Ignore me, I'm just brainstorming different ways to telegraph flashback sequences.
Different storytelling style. Like the obsessive moment-to-moment transitions of the origin sequence in The Dark Knight Returns. Definitely not a one-size-fits-all technique, and best used sparingly.
Different background color. You see this a lot in manga, where flashback pages will have a black page background and current pages will have a regular white page background. You don't see this much in Western comics because it used to be that full bleed used to be an extravagant expense, and then we flipped and nowadays every comic has all-black backgrounds. It's an effective signifier but also robs you of the aesthetic possibilities of altering the background color for other reasons.
Different coloring/toning style. You used to see this in old Marvel comics, where flashbacks would be in garish monocromatic schemes (usually pink or light blue). Occasionally you'll see this in manga, where flashback sequences might not be as heavily toned. On the extreme end, you'll get something like Supreme with the faux-distressed halftoned coloring in the flashback sequences. A big disadvantage is that this technique definitely calls attention to itself.
Different line quality. Stan Sakai uses this a lot in Usagi Yojimbo, where flashbacks are inked in a looser style with relatively few areas of solid black. Makes it nice and obvious that something is different without hammering it home, but you'd better be able to ink your work in two significantly different styles. Works best in black and white.
Different art style. Usually the result of two different artists working on the book, as in Supreme where you alternate between Rob Liefeld clones and Rick Veitch doing his best Wayne Boring impression. On the other hand, I've also seen books where the flashbacks had a painted/washed style and the current sequences were more traditionally done. Another technique that calls attention to itself, and one which may be detrimental to the overal aesthetic unity of the comic.
Different lettering style. You see this a lot in manga, where flashbacks will have a lighter or more scriptic font. This works best with fonts that aren't trying to imitate hand lettering, which is why you don't see it a lot in Western comics.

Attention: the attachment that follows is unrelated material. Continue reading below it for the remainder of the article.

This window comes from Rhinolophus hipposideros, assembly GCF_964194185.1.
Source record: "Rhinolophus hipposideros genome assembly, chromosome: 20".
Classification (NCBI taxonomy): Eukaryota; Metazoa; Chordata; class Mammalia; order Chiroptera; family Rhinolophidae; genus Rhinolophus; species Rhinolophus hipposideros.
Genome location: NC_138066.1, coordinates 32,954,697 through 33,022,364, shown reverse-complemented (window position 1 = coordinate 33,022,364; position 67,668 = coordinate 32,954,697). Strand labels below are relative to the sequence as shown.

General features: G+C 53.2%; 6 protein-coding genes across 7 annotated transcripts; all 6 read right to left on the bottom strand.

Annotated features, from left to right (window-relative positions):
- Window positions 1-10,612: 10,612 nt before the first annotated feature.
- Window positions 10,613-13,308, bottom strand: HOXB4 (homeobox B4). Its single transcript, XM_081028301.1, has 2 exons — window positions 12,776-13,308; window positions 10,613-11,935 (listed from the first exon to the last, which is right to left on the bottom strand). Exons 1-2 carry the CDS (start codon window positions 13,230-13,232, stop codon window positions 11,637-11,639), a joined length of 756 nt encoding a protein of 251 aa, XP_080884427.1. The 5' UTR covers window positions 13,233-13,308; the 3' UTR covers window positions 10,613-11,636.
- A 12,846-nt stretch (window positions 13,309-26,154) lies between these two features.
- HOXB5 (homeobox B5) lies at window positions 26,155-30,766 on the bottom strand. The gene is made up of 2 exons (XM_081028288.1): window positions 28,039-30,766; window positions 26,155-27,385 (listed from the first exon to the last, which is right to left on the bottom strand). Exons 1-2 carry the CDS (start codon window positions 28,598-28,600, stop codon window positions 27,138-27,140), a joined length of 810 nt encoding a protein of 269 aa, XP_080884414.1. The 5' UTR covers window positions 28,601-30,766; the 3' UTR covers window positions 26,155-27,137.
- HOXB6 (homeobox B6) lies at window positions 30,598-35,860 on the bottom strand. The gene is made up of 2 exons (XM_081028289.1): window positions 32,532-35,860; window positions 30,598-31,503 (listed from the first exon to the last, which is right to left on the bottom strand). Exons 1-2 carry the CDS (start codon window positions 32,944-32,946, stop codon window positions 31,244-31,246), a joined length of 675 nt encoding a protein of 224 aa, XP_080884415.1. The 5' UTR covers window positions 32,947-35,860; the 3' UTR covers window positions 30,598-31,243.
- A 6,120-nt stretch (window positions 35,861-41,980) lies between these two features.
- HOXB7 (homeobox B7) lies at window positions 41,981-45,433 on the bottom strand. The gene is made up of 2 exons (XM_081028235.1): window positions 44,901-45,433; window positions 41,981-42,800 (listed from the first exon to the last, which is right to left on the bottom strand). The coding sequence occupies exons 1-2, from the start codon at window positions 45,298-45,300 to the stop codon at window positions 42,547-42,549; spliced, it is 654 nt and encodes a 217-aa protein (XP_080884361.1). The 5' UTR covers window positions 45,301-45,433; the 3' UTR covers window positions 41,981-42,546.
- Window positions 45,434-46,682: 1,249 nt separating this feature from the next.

Different panel borders. An oldie but a goodie — replacing the panel borders with thought balloon shapes (or at least just the intro and outro panel edges). Classic, but maybe too retro for some, and there could be an issue differentiating between flashbacks and fantasies if you use this technique. Alternatively, you could eschew panel borders entirely.
Different margins. Paul Grist uses this in technique in Kane — the "six months ago" sequences have wider margins than the "current day" sequences. It's a bit subtle and may be missed by a casual reader, which isn't heped by the fact that the first use of the technique comes after a page turn. As the flashbacks start occurring mid-page their significance becomes more obvious. Then again, it's entirely possible Grist wanted those sequences to be confusing on first read.
First-person narrative captions. A staple of old-school comic storytelling, but perhaps a bit too old-school for modern tastes. For that matter, it may not be as distinctive as it used to be now that the narrative caption has replaced the thought balloon. Probably works best with combined with one of the other techniques. It might also help if the narrative captions are the only text/dialogue in the panels.
Artsy-fartsy techniques. Montages. Trippy collages. The whole sequence takes place inside a giant silhouette of the protagonist's head. Maybe combined with one of the above techniques. Just make sure you have the artistic chops to pull off anything that's ambitious.
Don't do anything, just let the audience puzzle it out later. Also known as the Pulp Fiction approach. A good way to confuse the hell out of everyone and make a lot of people angry. The story you're telling had better be damn compelling if you're going to pull this one off.
Stop pretending you're an artiste and just tell the damn story chronologically. Where's the fun in that?